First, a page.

New Deals - 7 Nov 2023

By SMB Deal Hunter

Today’s Sponsor

Hello SMB Deal Hunters!

Thanks for all the great feedback from the deals I shared on Thursday! 

The B2B air freshener eCommerce business with a $4800 AOV and 42% repeat rate was quite a hit 💥

I’m excited to share 5 new deals worth checking out.

Today’s issue is sponsored by Michael Anderson from Steadfast Fitness. Michael is offering a special opportunity for SMB Deal Hunter readers to invest in the expansion of his fitness franchise locations.

Want to promote your business or deal under LOI to my community of 14,000+ entrepreneurs and investors? Replyadvertise” and I’ll share my media kit.

1/ Liquid Vitamins eCommerce Brand

📍 Location: N/A
💰 Asking Price: $15,000,000
💼 EBITDA: $2,460,066
📊 Revenue: $7,700,277
📅 Established: 1998

💭 My 2 Cents: This is a 25-year-old eCommerce brand specializing in the massive liquid supplement industry (growing at a CAGR of 4% and projected to be worth $93B by 2030). They already have an omnichannel presence, with 70% of their sales coming from Amazon, 20% DTC, and the remaining 10% from major retail distributors. I have a soft spot for supplements because of the sweet margins and natural repeat nature of the business, and this is seen through the company’s solid 30%+ net profit margins and very strong 50% repeat order rate. I like that there’s a full team in place and that the seller is willing to roll 20-30% of the equity, as this is a great show of faith. It’s especially nice in this case because the seller owns the manufacturing facility and you can probably get better-than-average pricing. I’m curious to see what retail velocity is like and what percent of their DTC sales are from subscriptions. The subscription point is crucial because that’s an area I’d want to focus on since LTVs on supplement subscription businesses can be very high (especially given their AOV is a solid $65). Overall, this looks like a good opportunity, and especially so if you can close before Q1, the busiest time of year for supplement businesses.

2/ Event Equipment Rental Company

📍 Location: Pennsylvania, US
💰 Asking Price: $4,200,000
💼 EBITDA: $1,123,774
📊 Revenue: $2,995,143
📅 Established: N/A

💭 My 2 Cents: This SBA pre-qualified company specializes in equipment rentals for events, parties, and special occasions, and they’ve been doing so for several decades now. This is important because event planners and venues often use the same equipment vendors repeatedly. By being around for several decades, this company likely has good relationships with the local venues and vendors. And considering there’s a staff in place, these relationships probably won’t be going anywhere even after an ownership change. I love the margins and the fact they sell to both consumers and businesses, although I do want to know what the revenue breakdown between B2C and B2B is, as B2B customers are more likely to repeat. I also want to know what the seasonality looks like (I assume most events are during the warmer months) and if any specific vendors, venues, or partners make up more than 10-20% of sales. If you do take a shot on this business, you really want to make sure you keep a tight ship. I once knew a wedding vendor who messed up just once, causing the wedding planner who was his main referrer to stop recommending him. His business was gone basically overnight.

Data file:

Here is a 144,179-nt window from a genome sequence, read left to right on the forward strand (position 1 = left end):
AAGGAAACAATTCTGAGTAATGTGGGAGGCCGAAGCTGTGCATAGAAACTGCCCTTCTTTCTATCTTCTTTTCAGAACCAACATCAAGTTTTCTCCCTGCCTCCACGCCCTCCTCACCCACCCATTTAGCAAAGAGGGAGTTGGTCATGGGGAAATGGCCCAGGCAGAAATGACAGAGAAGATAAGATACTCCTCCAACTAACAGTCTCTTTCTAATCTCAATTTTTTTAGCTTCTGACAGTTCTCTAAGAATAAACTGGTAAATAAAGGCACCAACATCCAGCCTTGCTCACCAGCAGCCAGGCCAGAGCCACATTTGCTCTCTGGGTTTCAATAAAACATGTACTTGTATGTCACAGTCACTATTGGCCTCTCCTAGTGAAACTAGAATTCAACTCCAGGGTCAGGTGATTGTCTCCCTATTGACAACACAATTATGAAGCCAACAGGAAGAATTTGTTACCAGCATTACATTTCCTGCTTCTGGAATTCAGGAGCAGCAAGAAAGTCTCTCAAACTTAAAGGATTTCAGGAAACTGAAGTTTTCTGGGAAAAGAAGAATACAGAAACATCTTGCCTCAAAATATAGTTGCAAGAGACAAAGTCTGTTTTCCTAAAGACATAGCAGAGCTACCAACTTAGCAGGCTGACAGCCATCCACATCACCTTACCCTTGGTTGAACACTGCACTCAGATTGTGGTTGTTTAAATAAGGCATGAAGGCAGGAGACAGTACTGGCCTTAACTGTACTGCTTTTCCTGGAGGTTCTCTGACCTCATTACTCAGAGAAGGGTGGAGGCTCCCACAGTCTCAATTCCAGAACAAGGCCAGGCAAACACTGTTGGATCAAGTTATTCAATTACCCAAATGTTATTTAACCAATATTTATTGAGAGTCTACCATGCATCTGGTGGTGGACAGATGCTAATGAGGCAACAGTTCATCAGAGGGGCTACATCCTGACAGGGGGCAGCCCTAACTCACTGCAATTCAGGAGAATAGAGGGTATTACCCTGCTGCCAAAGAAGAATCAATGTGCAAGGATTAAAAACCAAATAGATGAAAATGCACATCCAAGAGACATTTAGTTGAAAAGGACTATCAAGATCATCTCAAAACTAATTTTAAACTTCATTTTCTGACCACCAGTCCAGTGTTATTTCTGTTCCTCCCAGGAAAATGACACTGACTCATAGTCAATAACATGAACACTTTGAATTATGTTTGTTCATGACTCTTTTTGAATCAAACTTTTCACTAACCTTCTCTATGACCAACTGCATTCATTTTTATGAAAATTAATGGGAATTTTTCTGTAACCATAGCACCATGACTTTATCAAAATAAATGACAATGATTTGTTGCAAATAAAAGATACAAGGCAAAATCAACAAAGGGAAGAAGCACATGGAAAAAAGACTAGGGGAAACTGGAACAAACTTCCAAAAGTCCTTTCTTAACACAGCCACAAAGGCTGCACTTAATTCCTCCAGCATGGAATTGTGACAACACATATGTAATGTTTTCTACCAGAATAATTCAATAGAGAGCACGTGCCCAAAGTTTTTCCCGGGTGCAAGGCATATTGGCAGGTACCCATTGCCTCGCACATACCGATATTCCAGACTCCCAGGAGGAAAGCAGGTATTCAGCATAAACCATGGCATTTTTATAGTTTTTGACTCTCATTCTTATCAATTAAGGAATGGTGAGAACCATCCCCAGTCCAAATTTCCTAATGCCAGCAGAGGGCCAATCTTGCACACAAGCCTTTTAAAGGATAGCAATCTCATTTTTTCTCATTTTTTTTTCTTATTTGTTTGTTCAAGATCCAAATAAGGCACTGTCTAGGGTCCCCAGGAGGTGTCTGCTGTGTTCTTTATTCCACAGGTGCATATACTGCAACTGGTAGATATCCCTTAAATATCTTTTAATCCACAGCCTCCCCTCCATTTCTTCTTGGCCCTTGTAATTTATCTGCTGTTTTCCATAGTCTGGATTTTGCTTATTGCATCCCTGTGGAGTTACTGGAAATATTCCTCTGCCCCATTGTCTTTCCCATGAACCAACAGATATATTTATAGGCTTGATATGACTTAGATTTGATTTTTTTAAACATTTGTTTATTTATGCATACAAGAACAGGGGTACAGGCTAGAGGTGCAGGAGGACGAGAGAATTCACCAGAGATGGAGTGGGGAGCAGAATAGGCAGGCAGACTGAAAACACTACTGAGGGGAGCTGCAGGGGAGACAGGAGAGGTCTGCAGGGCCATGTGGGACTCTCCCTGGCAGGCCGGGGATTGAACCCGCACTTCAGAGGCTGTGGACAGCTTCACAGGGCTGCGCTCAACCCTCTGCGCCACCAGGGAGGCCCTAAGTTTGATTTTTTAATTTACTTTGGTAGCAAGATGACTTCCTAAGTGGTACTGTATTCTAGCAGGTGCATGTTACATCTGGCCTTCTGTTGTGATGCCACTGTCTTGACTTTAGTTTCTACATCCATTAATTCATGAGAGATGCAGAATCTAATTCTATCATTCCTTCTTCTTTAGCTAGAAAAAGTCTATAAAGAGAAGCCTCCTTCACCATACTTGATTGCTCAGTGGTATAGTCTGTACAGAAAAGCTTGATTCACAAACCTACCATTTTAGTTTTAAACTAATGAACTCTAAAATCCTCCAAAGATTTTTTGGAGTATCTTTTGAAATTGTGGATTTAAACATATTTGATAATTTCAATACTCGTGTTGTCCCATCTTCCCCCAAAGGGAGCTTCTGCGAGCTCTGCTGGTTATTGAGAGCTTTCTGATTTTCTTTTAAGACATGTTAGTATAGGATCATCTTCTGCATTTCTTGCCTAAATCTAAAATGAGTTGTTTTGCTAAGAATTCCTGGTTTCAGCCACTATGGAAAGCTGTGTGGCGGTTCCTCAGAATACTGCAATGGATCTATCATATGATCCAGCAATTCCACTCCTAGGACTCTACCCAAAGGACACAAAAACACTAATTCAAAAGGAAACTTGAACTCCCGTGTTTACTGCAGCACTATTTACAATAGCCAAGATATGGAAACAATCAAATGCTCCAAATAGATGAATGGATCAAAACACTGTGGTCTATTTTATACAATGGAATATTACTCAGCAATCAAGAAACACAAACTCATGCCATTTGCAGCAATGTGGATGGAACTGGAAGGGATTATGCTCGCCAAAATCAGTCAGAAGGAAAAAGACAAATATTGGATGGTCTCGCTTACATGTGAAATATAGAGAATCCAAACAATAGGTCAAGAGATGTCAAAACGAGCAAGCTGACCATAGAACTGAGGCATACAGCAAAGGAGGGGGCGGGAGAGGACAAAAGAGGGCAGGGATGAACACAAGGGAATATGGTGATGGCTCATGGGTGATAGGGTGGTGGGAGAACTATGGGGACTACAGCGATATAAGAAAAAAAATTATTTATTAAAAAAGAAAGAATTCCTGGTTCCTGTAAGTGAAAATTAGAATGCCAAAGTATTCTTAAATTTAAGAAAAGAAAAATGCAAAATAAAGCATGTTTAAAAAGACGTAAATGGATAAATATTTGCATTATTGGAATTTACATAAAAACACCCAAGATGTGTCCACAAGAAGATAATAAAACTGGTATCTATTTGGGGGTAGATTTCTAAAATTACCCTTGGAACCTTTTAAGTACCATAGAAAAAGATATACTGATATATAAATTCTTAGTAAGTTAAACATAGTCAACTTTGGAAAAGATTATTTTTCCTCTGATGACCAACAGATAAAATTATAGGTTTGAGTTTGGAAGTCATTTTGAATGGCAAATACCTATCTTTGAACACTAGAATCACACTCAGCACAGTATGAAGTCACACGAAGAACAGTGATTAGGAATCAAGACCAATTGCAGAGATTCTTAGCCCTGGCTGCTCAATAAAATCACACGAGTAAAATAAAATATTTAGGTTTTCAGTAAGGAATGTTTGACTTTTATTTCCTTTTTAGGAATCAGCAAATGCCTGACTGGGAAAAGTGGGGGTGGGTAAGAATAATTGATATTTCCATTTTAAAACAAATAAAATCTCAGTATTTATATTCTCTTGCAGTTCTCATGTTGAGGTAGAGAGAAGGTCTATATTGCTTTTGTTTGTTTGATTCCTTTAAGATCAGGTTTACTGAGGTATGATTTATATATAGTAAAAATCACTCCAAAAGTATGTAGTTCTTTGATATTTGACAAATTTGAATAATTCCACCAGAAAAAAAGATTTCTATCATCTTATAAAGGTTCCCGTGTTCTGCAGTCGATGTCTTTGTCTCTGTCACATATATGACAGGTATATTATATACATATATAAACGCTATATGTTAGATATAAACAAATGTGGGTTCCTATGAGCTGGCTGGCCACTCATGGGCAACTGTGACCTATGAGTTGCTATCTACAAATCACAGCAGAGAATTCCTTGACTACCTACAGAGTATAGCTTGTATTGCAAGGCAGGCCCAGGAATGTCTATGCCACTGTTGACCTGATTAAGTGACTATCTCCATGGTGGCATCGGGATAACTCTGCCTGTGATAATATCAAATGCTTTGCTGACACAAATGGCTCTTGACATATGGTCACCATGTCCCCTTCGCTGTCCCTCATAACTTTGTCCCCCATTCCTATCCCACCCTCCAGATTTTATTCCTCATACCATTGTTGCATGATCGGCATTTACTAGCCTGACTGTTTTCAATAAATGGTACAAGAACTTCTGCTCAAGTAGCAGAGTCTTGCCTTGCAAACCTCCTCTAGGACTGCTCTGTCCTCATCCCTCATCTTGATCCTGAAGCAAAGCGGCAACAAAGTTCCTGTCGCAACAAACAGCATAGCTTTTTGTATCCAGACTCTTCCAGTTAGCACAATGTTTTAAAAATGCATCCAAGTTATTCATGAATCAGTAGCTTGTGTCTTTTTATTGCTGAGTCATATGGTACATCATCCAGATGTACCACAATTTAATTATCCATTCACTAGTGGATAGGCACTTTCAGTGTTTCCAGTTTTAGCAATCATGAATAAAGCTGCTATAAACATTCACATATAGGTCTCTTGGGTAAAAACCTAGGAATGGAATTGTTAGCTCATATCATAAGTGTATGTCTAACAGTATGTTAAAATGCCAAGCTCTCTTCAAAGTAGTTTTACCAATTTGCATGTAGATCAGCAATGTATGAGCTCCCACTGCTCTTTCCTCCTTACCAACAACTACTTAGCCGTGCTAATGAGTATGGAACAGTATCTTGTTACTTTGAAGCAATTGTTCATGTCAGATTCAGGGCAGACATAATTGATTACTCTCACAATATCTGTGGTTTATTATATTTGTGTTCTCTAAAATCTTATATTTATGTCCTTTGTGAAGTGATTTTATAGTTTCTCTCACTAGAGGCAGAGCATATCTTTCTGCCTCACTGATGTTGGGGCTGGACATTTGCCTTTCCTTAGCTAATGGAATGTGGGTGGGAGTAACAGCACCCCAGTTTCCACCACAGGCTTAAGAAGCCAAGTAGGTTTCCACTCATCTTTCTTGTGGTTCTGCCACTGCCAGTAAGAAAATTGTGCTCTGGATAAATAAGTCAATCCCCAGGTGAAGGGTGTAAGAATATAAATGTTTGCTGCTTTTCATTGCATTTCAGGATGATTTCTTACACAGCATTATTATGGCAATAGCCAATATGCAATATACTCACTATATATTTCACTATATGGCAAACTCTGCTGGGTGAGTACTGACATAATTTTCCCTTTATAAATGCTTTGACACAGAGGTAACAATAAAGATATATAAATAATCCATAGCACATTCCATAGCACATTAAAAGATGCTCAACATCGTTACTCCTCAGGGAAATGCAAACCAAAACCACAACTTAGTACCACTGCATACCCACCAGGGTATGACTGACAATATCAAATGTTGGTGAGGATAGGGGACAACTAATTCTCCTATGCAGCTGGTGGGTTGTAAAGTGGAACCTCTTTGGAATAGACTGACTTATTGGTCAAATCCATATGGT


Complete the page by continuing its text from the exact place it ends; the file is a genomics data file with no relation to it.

3/ Personal Development eBook Marketplace

📍 Location: N/A
💰 Asking Price: $2,500,000
💼 EBITDA: $712,196
📊 Revenue: $1,311,312
📅 Established: 2021

💭 My 2 Cents: This company sells personal development eBooks through either standalone sales or via a subscription service. I find this very interesting because the personal development industry is hot right now. It’s growing at a CAGR of 5.5% and is projected to hit $67B by 2030. 55% of the company’s sales come from the subscription service, which has doubled in members over the last year to 5,000 (which speaks to the value of the offer and the quality of the content). I like that management adds 50 books a month (it increases LTV) and that both partners are willing to stay on board in a minority equity position (a sign of good faith). Customers are mainly coming from paid marketing, so it is important to know the CAC, the LTV:CAC (want something above 3x), and the payback period (which determines how much you can scale). Above all else, it’ll be essential to find out what makes this business unique. Why go to them instead of another eBook store? Is it the quality of the offerings? The customer service? Better marketing? Whatever it is, you need to figure it out, as that will guide how you grow the business.

Invest In Fitness Studios Led by An Experienced Operator

I recently asked Michael Anderson, an entrepreneur with a strong track record in the fitness industry who currently runs two fitness studios (including the top studio) in a well-established fitness franchise, to let SMB Deal Hunters invest in his next deal. 

Michael agreed—He’s now offering an investment opportunity in the transformation of four under-performing gym locations he has under LOI, with a goal of turning them profitable within 6-12 months.

Michael is leveraging the operational practices that have proven successful in his existing locations to turn these additional locations around.

This investment presents a deal structured with a 10% preferred return for investors, a yearly profit share, and a promising return on cash invested upon a strategic sale.